Last Friday afternoon I stalked about my favorite used bookstore for a spare hours, first looking for a copy of Joseph Tabbi’s literary biography of William Gaddis, Nobody Grew but the Business. I’ve been reading snatches of Tabbi’s Gaddis bio on Google Books (yergh) and I’d like to like really read it. I didn’t find it in the biography section, and then I didn’t find it in the literary criticism fiction, but I did find a copy of Leslie Fiedler’s No! In Thunder. I’ve been wanting to read this for awhile. In the absence of a blurb, let me cite the original Kirkus review:
His title is from a letter of Melville’s to Hawthorne and Fiedler has adapted it to emphasize his belief that to fulfill its essential moral obligation successful art must perform a negative critical function. It is, in fact, due to its ultimate No! that serious fiction has been, initially, unacceptable. In the section on The Artist there are essays on Dante, illusion in Shakespeare, Whitman, the moral duality in Stevenson, Peretz, Kafka and Malamud, Faulkner — the Highbrow’s Lowbrow, Robert Penn Warren and Cesare Pavese.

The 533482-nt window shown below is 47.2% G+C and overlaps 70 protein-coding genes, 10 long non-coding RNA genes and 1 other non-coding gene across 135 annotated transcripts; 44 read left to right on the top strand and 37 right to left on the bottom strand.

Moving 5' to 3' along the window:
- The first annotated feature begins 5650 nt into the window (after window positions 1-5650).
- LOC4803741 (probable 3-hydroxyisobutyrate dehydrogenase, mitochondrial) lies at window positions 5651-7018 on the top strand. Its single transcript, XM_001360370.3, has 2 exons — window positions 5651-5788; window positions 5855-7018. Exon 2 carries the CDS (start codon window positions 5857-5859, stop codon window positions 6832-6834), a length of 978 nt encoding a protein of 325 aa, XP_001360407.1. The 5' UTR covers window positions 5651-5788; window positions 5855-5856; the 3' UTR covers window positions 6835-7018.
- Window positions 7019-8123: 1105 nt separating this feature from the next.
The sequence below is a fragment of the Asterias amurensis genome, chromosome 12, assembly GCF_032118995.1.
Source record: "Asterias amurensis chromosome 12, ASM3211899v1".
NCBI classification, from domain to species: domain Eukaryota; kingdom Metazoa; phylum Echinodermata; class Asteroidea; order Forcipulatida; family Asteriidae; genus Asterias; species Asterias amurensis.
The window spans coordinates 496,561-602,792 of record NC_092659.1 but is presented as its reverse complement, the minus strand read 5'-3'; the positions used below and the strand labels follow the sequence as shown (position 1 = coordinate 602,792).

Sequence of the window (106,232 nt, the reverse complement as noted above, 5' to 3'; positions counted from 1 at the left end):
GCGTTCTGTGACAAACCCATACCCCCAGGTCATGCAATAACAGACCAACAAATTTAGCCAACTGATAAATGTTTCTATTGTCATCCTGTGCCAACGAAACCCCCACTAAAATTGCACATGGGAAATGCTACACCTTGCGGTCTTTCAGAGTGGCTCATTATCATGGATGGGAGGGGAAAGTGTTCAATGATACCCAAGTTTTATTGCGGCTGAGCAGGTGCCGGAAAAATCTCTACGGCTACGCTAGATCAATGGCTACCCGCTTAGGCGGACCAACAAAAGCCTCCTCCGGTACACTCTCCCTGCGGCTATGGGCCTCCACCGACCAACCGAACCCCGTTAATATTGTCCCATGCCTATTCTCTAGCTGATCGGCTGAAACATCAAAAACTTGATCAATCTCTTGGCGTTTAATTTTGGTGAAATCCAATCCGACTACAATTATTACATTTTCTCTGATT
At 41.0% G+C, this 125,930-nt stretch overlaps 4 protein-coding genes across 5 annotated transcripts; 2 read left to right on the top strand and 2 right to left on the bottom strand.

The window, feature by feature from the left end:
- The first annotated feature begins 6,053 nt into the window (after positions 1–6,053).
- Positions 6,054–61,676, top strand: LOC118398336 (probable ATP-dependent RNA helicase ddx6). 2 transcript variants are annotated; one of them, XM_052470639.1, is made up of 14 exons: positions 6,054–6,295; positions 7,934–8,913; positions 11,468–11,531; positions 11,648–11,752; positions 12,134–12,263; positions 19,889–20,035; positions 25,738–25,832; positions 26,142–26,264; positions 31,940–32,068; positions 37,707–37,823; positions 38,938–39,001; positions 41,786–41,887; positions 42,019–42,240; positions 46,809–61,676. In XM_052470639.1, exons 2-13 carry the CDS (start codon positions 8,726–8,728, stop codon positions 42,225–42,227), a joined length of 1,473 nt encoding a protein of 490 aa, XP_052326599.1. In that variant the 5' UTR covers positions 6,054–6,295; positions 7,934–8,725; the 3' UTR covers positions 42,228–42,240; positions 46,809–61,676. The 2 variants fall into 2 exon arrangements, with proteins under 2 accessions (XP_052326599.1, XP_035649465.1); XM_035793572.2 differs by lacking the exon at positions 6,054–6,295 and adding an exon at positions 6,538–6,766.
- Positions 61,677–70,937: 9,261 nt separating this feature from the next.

I also picked up a copy of Yevgeny Zamyatin’s seminal 1921 utopian/dystopian novel We, which I haven’t read in like 20 something years. I ended up getting Clarence Brown’s 1993 translation, which seemed a bit zippier zappier and weirder than the others I browsed (I skimmed the first few chapters of each). I also just like those Penguin Classic editions, as well as the cover photograph by Georgii Petrusov.
I’ll pick through the Fiedler slowly, but We might be the next novel I read after I finish up Angela Carter’s The Infernal Desire Machines of Doctor Hoffman, which I’m really digging.